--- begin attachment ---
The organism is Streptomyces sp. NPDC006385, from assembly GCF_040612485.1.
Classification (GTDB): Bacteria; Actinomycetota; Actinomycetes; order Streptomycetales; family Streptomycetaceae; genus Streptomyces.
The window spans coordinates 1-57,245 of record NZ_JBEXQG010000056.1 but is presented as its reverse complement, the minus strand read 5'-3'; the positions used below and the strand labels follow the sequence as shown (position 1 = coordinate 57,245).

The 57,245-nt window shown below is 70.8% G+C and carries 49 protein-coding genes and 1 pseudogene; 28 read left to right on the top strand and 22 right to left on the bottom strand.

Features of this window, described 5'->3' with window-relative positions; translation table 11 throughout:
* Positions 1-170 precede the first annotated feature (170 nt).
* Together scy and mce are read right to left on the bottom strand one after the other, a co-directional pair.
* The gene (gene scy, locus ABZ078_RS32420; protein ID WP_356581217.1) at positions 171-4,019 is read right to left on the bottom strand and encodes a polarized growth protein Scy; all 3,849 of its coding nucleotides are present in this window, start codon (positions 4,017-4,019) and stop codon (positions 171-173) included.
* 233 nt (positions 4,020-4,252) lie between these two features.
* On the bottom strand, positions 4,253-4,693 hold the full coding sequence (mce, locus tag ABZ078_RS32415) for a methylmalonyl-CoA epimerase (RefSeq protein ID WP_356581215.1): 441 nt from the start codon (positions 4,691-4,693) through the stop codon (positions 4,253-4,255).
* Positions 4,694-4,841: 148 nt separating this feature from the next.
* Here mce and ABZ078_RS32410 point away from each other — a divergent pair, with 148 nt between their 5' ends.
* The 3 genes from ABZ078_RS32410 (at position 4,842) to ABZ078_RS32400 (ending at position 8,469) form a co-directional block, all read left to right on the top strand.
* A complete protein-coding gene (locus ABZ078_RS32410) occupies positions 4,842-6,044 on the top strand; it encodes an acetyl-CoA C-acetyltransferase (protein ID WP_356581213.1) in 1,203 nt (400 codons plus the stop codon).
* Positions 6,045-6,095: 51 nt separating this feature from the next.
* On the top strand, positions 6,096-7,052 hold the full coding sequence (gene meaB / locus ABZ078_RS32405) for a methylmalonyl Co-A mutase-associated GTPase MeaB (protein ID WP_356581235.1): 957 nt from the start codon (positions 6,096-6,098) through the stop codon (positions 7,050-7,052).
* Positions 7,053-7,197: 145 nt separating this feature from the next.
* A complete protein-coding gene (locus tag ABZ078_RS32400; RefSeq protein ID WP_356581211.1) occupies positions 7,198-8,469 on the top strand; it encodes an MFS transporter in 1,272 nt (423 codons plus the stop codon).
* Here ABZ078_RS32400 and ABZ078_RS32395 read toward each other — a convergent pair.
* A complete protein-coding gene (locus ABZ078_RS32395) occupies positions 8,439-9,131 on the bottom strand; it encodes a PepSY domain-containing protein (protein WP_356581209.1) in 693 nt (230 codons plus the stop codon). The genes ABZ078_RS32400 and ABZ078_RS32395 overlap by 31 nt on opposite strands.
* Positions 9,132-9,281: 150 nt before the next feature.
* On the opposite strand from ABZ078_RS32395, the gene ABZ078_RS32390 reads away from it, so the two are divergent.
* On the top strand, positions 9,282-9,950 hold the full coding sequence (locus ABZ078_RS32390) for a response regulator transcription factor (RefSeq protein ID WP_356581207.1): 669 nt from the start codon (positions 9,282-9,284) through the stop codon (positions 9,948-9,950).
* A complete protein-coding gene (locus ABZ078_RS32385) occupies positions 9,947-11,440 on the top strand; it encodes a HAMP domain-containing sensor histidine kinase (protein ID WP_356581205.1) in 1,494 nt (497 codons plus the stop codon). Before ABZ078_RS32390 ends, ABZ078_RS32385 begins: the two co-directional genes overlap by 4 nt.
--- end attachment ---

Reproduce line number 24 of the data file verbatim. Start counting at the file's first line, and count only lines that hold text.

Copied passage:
* A complete protein-coding gene (locus ABZ078_RS32385) occupies positions 9,947-11,440 on the top strand; it encodes a HAMP domain-containing sensor histidine kinase (protein ID WP_356581205.1) in 1,494 nt (497 codons plus the stop codon). Before ABZ078_RS32390 ends, ABZ078_RS32385 begins: the two co-directional genes overlap by 4 nt.